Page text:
Earlier I mentioned the corruption that I ran into in San Francisco (I think it’s pretty rampant, especially in the startup scene), BUT since moving to Utah I’ve actually visited the Bay a few times, to take care of a family and work with a nonprofit. In spite of the cost (or perhaps *because* of the cost), it is such an incredible place, with such a rare concentration of learning, entertainment, and hard-working, fascinating people. Here are the things I took from San Francisco.
-Most locals just call it ‘the city’.
-Also, I have never heard people from California call it ‘Cali’.
Some things I love about San Francisco:
Dogpatch. The weather in San Francisco is unpredictable and often crummy, foggy, and cold. Technically the weather there is called ‘micro-climates’, and Karl the Fog owns and roams the city. Fortunately, you can dodge all of this by living in Dogpatch. Dog Patch resident swag says: ‘the Sun Always Shines in Dogpatch.’ and it’s true.
-The art shows and open mic nights. Talent, talent, talent.
-People-watching. Everywhere, but Dolores Park is probably my fave place for it.
-The diversity, especially the sizeable population of Asian Americans, Turkish Americans, and European Americans. Some of my best friends.
-Pride, lots of progressive families and acceptance.
-Hearing any number of languages walking down the street.
-The monks in Chinatown.
–Bay to Breakers. Full disclosure: I’ve never been, but I want to go if ever I’m in town again.
-That you can find any type of food you want. ANYTHING. I’m not an expert but I have a few recommendations if you’re interested. In my opinion, the food scene is right up there with New York.
-The street markets.
-The Exxon Mobil building where I took General Assembly classes in Downtown San Francisco. It’s where my grandpa spent his career and I like to imagine what he was like then.
-The apps – lots of cool ideas, even if they don’t go viral.
-Watching everyone whip out their laptops and work on their programming on Caltrain. Oh, how I want to be one of them.
-Running into everyone you know in the city! San Francisco is a very small town.
-All the weird tech gizmos people are constantly trying. San Francisco is like living in the futures. It is a solid five years ahead of the game.
-The Recycling. I didn’t realize how much I missed that until I moved away. San Francisco takes minimizing waste SERIOUSLY.
-The gnarly trees in Golden Gate park.
-The outdoor piano festival in Golden Gate park. YES a million times over.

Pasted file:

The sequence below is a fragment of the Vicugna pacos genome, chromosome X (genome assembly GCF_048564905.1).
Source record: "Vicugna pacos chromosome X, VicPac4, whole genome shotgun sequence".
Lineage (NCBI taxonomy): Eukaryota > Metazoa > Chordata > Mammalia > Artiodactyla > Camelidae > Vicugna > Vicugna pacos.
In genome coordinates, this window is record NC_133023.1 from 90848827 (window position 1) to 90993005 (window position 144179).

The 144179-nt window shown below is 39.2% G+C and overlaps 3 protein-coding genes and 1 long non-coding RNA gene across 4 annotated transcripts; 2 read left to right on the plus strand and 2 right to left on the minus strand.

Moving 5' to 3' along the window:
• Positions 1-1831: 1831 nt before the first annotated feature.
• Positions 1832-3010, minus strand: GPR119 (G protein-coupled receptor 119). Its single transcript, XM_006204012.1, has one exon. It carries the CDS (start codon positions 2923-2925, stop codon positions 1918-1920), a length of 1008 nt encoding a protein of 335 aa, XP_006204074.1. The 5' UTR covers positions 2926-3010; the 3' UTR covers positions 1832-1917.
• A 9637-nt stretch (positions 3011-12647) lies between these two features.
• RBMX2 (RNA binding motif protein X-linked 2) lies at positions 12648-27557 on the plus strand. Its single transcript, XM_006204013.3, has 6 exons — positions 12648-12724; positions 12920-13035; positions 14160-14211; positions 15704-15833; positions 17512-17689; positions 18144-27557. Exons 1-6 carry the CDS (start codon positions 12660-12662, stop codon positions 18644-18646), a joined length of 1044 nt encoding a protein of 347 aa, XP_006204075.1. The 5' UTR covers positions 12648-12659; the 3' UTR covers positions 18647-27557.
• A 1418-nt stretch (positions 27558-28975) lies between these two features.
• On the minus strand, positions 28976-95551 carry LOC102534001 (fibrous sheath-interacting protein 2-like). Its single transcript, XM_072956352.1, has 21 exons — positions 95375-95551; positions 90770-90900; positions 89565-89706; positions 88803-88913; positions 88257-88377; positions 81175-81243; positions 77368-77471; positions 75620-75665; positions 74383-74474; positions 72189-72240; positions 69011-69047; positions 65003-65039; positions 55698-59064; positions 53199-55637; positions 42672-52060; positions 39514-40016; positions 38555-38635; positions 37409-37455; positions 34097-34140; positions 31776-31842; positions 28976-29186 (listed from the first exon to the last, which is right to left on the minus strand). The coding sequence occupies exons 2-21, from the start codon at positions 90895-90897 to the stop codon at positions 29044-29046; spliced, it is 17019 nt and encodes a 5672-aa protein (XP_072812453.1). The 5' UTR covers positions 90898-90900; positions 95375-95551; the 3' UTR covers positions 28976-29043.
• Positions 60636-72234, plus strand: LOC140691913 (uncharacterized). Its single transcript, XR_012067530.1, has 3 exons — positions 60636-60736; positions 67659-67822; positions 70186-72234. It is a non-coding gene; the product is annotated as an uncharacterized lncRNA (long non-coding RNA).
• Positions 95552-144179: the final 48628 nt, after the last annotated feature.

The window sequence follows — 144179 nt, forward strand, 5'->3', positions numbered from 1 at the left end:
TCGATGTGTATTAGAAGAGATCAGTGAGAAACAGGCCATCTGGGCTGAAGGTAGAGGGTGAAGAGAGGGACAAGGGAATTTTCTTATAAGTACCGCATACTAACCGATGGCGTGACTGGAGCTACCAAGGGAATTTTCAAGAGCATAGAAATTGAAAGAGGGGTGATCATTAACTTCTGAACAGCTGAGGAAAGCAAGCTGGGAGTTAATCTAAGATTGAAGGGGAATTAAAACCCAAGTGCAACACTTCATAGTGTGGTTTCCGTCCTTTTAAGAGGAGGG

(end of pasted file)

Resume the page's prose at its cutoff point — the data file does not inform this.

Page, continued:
-The trolleys in SF.
–Pretentious, self-important techies; Startups that feel like cults; World-saving corporate jargon/Koolaid. I have learned to love making light of the weird world of SF and tech bros.
-The Tonga room at the Fairmont Hotel. It’s a fun spot.
-Union square, especially with the Christmas tree and all the lights at night in December.
-The remarkable combination of the artistic radical old San Francisco, the new young blood in tech, and that classy feeling you get in the pristine parts of the city. There is definitely some resentment in the older community- people who have been there a while and don’t like the changes- but I actually loved the combination. The city is changing fast and I hope the art stays intact.
-Biking the Embarcadero.
-Fun fact- In 1846, a contingent of Mormons led by Sam Brannon sailed around South America and settled in San Francisco. Other Mormon contingents crossed American to flee persecution and ended up in Utah. Sam Brannon wanted to bring all the Mormons to settle San Francisco, but Brigham Young had no interest in that, so Salt Lake became and remains Zion/Mecca. Sam Brannon stayed in the Bay and built the Indian Springs Resort up in Calistoga. Brannon street in Soma is named after him.
-Speaking of history, the walking tours in San Francisco are really fun. I have done this one , but I’d really like to do all of them.
-Caltrain on the peninsula includes a *lot* of bikers. Although the ticket itself costs an arm and a leg, it makes the long commute between SF and Palo Alto doable, if your work or house isn’t in walking distance of Caltrain. I actually really liked that commute and bicycle ride to work, but it’s loong.
–November Project. Great people, even if I can’t really keep up with them. Even if you’re out of shape or not much of an athlete- it is an *everyone* place, so just show up.
Here is another post I found that I think does justice to San Francisco.
I both love and hate you San Francisco!
Feel free to share your San Francisco gems and stories with me. Hope your week is off to a great start.